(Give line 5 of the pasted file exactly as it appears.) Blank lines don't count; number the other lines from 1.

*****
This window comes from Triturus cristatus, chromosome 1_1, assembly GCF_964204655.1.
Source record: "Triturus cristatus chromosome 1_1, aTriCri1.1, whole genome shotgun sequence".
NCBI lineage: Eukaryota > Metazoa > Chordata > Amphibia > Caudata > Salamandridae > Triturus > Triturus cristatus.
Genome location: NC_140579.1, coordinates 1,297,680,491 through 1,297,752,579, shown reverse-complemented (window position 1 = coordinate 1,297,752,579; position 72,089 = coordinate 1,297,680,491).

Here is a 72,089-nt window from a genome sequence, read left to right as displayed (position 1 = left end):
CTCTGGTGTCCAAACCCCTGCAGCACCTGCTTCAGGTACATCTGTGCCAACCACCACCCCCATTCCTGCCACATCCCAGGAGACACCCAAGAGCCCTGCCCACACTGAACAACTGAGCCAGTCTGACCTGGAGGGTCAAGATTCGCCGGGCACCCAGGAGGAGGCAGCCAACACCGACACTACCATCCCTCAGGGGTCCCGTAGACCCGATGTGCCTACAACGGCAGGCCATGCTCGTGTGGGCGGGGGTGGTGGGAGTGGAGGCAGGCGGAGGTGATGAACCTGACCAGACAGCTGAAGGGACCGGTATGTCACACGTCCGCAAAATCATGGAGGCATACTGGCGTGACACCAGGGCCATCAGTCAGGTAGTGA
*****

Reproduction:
Here is a 72,089-nt window from a genome sequence, read left to right as displayed (position 1 = left end):